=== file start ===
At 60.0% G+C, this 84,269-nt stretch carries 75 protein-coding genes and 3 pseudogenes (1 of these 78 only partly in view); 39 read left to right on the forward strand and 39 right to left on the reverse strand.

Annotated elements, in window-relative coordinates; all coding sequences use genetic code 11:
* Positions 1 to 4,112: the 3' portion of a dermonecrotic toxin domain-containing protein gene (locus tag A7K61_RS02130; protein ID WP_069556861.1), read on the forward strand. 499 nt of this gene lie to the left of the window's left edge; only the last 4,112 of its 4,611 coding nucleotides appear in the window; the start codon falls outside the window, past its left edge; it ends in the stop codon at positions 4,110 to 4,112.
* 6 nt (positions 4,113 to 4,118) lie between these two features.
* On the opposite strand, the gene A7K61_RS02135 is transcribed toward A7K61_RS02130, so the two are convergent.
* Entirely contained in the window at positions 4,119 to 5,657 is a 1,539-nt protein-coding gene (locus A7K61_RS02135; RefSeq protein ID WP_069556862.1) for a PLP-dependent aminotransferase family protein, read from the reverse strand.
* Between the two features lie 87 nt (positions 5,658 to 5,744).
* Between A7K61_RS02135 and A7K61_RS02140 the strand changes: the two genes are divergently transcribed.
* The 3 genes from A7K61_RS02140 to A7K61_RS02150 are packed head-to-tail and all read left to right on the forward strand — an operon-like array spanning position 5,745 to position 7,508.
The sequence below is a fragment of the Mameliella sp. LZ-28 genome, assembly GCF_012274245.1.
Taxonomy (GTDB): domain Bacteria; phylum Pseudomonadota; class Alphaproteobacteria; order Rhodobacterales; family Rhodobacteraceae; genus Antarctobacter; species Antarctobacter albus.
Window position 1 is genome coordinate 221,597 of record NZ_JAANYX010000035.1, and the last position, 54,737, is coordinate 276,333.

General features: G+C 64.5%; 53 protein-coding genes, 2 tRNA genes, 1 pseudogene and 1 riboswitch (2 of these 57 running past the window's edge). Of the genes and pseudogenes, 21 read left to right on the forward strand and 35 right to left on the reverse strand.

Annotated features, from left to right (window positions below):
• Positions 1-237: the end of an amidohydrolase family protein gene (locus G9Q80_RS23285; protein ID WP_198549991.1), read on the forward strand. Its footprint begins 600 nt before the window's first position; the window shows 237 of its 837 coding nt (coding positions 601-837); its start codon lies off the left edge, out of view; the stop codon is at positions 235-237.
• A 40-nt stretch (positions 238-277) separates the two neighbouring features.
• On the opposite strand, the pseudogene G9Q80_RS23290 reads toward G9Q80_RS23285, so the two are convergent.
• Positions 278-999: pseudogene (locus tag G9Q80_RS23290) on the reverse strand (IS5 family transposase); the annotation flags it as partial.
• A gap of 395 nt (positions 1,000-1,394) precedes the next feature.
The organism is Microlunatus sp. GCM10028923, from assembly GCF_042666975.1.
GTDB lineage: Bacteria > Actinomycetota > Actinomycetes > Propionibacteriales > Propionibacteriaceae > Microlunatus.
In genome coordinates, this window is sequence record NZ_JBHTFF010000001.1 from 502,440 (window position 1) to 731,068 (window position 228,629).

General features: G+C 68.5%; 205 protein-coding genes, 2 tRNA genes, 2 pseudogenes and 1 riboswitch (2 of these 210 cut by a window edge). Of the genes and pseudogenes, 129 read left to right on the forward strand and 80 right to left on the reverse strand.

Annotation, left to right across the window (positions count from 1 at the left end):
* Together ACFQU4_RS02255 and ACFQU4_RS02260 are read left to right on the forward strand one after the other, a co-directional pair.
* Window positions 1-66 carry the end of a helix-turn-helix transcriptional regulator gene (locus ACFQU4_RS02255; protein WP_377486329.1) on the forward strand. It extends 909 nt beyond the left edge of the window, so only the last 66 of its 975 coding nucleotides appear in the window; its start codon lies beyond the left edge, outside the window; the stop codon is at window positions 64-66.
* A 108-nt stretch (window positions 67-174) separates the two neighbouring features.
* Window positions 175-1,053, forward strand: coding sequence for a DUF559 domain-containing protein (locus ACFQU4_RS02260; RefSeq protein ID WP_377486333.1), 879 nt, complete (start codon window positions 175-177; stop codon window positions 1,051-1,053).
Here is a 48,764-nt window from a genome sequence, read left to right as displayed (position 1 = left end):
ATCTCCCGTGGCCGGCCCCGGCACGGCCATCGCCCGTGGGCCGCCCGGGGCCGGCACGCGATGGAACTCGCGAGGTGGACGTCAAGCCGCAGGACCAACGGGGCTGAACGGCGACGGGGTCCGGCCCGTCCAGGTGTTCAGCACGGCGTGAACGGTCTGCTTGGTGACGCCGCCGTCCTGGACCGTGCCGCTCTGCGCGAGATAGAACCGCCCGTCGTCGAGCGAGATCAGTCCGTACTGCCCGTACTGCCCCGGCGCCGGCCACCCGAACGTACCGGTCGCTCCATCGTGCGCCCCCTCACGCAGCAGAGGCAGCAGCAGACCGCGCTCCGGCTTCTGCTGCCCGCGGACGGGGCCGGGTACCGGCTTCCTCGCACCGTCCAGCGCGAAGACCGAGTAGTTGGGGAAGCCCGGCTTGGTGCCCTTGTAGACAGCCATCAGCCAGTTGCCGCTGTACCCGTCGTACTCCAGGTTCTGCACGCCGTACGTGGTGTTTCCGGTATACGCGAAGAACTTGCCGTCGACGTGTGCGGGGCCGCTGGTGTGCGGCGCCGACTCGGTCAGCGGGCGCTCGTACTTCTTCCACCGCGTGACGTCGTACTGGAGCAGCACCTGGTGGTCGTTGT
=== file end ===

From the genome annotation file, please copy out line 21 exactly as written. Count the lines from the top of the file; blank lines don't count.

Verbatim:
GTDB lineage: Bacteria > Actinomycetota > Actinomycetes > Propionibacteriales > Propionibacteriaceae > Microlunatus.